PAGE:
This weekend I took Amtrak to the town of Hudson, New York to hang out with my family. I can pretty much sum up Hudson for you by transcribing their welcome sign: "Welcome to Hudson: Home of the Hudson Valley High School Girls' Bowling Team." I think it captures the bleak, downtrodden, yet sweetly hopeful essence of all the small towns in the Catskills. A once-popular vacation destination - think Dirty Dancing - the Catskills fell on hard times with the rise of popular summer alternatives like Disneyland, Caribbean cruises, staycations, Valium, and divorce. My dad, for reasons yet unknown, loves the Catskills without irony, so as a kid I spent endless listless summer weekends there in our mobile home, which sits immobile year-round on blocks in a lakeside campground near Hudson. This is all exactly as depressing as it sounds.

My whole family seems to embrace it however, so upon arrival I was greeted by aunts, uncles, and cousins, and their kids, spouses, boyfriends, ex-wives, and ex-kids. There were approximately 37 people staying in a 40x10 ft trailer in 95 degree weather. Upon my arrival my mom told me I'd be sleeping on the kitchen table and handed me a rolled up hand towel to use as a pillow. White trash, what?

The big excitement of the vacation was that there was a beaver living in the lake. My dad saw him at 6am one morning and ran inside to wake up my mother, who rushed outside because she'd never seen a beaver. My uncle spent hours staring into the lake with binoculars. My cousin's kids shrieked hysterically when they spotted a ripple in the lake's placid surface. At one point my cousin's husband stalked the lake's perimeter and reported back that the beaver was surprisingly small and lived in a nest of twigs. All were riveted by tales of his adventures.

The other constant of the weekend was that people kept bringing me meat without any kind of provocation. The second I arrived my father handed me a whole rotisserie chicken covered in salt. Twenty minutes later my aunt insisted on giving me her half-eaten cheeseburger. An hour later someone slipped a plate of Spam under the bathroom door while I was showering. It was creepy but endearing.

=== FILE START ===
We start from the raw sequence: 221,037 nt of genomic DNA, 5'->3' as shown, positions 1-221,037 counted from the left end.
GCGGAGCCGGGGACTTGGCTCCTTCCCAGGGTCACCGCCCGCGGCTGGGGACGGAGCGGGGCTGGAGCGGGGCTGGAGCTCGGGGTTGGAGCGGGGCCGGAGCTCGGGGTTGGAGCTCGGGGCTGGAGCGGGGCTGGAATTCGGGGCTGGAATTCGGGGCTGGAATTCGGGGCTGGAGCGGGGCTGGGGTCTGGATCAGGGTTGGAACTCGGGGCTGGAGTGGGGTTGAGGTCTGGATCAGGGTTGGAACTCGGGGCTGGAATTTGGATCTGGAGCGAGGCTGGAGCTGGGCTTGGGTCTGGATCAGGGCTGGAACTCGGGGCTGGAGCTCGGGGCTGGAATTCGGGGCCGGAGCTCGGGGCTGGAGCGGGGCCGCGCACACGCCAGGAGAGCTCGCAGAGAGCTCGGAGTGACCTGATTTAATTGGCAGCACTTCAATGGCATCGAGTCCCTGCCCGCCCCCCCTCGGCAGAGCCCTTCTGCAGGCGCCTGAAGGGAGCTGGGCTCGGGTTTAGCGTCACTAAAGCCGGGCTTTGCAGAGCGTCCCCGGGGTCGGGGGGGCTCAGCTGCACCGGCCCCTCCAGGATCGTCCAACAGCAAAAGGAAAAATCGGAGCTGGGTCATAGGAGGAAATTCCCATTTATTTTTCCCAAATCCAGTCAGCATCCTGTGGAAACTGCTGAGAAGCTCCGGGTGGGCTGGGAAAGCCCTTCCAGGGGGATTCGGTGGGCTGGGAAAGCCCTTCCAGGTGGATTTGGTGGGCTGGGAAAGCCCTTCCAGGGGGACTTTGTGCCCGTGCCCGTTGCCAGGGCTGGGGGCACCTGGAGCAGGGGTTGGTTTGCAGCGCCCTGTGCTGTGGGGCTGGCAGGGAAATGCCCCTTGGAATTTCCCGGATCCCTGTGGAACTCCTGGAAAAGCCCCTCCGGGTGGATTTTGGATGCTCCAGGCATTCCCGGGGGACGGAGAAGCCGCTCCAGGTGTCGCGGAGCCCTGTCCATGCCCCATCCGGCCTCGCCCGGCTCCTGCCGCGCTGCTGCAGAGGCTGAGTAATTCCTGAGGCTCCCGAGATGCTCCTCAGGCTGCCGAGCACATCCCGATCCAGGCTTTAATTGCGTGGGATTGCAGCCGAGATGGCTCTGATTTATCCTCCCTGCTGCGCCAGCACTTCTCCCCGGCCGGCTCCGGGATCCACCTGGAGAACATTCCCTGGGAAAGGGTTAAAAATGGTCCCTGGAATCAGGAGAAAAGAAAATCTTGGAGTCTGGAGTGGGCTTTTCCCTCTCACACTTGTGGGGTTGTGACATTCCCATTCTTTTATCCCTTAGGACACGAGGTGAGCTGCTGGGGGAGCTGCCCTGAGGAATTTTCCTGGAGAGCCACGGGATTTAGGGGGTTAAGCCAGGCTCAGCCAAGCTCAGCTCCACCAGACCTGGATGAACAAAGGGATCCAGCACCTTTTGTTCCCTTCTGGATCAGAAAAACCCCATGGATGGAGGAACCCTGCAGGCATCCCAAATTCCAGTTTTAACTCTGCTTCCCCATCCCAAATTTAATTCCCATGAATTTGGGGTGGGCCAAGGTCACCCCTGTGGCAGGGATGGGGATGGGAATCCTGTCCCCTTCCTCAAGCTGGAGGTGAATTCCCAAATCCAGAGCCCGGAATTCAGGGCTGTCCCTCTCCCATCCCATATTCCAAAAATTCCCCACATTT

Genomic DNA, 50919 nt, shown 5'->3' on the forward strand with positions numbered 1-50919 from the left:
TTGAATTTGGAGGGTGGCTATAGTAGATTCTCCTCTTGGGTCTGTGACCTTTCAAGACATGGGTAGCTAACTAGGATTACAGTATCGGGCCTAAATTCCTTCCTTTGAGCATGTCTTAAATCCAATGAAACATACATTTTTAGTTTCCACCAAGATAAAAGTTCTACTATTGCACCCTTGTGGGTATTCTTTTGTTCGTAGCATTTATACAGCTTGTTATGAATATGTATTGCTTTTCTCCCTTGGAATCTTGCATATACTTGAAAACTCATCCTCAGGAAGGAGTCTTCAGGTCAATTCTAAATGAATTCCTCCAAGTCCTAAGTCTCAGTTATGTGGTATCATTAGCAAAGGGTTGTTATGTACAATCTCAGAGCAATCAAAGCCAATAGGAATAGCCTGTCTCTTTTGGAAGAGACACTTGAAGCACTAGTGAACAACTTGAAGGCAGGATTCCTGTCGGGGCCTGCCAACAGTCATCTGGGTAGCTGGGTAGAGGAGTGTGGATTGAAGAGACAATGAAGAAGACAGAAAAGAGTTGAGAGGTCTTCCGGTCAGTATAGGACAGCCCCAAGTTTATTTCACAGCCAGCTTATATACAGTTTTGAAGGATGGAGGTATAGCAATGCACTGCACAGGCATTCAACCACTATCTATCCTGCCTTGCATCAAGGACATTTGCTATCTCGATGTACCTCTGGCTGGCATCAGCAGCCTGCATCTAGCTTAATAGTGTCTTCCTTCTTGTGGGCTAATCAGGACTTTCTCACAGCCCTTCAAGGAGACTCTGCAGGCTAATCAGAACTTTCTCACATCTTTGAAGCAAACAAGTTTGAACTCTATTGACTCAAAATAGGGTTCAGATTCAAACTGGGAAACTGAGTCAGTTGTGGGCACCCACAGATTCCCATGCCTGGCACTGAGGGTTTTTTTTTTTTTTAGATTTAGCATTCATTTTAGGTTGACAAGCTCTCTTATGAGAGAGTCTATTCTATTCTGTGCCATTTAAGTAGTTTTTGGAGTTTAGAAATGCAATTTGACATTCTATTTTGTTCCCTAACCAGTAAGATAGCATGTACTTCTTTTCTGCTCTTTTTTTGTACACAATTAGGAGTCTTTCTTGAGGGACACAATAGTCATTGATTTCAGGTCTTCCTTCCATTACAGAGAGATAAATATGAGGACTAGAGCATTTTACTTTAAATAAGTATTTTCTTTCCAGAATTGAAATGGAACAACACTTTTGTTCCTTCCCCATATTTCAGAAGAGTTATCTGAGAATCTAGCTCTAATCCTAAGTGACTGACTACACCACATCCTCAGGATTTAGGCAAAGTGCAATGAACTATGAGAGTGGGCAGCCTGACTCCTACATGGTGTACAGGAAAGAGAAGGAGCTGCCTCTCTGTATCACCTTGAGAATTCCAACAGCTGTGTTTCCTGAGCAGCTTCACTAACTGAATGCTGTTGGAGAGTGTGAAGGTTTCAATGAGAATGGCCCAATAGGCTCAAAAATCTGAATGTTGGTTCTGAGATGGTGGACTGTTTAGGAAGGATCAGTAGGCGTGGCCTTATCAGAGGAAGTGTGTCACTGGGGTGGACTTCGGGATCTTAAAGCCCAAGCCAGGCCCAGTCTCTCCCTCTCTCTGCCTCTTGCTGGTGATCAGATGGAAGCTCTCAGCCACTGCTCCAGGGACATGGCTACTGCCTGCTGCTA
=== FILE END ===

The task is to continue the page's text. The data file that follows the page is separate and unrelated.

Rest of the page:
Nothing drives home the realization that you are a lame adult like trying to have a conversation with children. Desperately seeking common ground, I asked my preteen cousin if he liked Twilight, and he looked at me like I had asked him if he had a crush on Hitler. I thought I was on solid footing with the 7-year-old because we got in an electric shock fight at my uncle's funeral a few months back, but our chumminess was long forgotten when teenage boy cousins were around. At least my Aunt Peggy still thinks I'm cool! She asked me about the fashionable cocktails that young people drink nowadays. And a drew a total blank. What are they? Are Tom Collins still hip? Please help. I have failed these people in so many ways.

Speaking of Aunt Peggy, she provided my favorite moment of the weekend when we were in church. My dad left for the bathroom during Mass. About five minutes later, Aunt Peggy started whispering furiously at my beleaguered Uncle Bob, who wandered off in the direction of the bathroom. "Your dad's stuck in there and banging to get out," Aunt Peggy confided in response to my quizzical look. I did not hear any banging, and it seemed unlikely that my 63-year-old father would get so panicky and incapable when faced with a locked door that he would interrupt Mass, but I took her word for it. Uncle Bob returned a minute later and reported that my father was fine and just doing his business. The "banging" turned out to be the priest knocking against the microphone during his sermon.

The weekend drew to a languid close, and my cousins packed up their meat products and bathing suits and fishing rods and children and set home towards Long Island. At some point a neighbor informed us that the beaver was actually a muskrat, which was disappointing for everyone. I choose to believe it was a beaver though, if only because there is strength in hope. It's a lesson the Hudson Valley High School Girls' Bowling team taught me.
Enhanced by Zemanta


Hannah said...

Wow. You make us Jews looks downright, NORMAL. My husband and I DID once get a large package of random meat in the mail once. Being from Brooklyn, I figured it was a gift from the Mafia for something one of us had done, and I sat down to think of who I might have accidentally "wacked" that week. But no, it turns out that my sister in law was sending meat. To this day, I still don't know why. Meat: the strangest gift of all.

Maroid Rage said...

That's awesome. I'm going to start sending anonymous meat to my enemies.

Post a Comment

MapleStory Private Servers Top Blogs